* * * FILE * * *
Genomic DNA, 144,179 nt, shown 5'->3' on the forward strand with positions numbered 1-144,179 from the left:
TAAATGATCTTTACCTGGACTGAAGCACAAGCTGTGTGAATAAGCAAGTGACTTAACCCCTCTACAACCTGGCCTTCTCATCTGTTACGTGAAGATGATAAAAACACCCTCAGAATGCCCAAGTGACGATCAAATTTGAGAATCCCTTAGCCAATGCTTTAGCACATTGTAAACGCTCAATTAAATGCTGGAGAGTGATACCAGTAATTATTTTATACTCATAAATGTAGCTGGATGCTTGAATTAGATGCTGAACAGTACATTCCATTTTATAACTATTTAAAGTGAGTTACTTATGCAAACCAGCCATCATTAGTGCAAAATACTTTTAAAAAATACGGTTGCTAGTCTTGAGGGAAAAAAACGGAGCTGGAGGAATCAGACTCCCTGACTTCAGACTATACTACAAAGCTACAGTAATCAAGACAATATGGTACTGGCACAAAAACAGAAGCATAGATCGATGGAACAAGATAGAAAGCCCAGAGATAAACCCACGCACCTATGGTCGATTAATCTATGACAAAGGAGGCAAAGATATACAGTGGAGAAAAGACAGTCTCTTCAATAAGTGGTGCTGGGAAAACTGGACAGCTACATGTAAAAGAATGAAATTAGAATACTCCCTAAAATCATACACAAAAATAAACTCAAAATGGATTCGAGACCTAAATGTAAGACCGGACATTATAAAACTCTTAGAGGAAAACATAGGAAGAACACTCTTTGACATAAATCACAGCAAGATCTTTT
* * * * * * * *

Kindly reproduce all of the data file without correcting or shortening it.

Genomic DNA, 144,179 nt, shown 5'->3' on the forward strand with positions numbered 1-144,179 from the left:
TAAATGATCTTTACCTGGACTGAAGCACAAGCTGTGTGAATAAGCAAGTGACTTAACCCCTCTACAACCTGGCCTTCTCATCTGTTACGTGAAGATGATAAAAACACCCTCAGAATGCCCAAGTGACGATCAAATTTGAGAATCCCTTAGCCAATGCTTTAGCACATTGTAAACGCTCAATTAAATGCTGGAGAGTGATACCAGTAATTATTTTATACTCATAAATGTAGCTGGATGCTTGAATTAGATGCTGAACAGTACATTCCATTTTATAACTATTTAAAGTGAGTTACTTATGCAAACCAGCCATCATTAGTGCAAAATACTTTTAAAAAATACGGTTGCTAGTCTTGAGGGAAAAAAACGGAGCTGGAGGAATCAGACTCCCTGACTTCAGACTATACTACAAAGCTACAGTAATCAAGACAATATGGTACTGGCACAAAAACAGAAGCATAGATCGATGGAACAAGATAGAAAGCCCAGAGATAAACCCACGCACCTATGGTCGATTAATCTATGACAAAGGAGGCAAAGATATACAGTGGAGAAAAGACAGTCTCTTCAATAAGTGGTGCTGGGAAAACTGGACAGCTACATGTAAAAGAATGAAATTAGAATACTCCCTAAAATCATACACAAAAATAAACTCAAAATGGATTCGAGACCTAAATGTAAGACCGGACATTATAAAACTCTTAGAGGAAAACATAGGAAGAACACTCTTTGACATAAATCACAGCAAGATCTTTT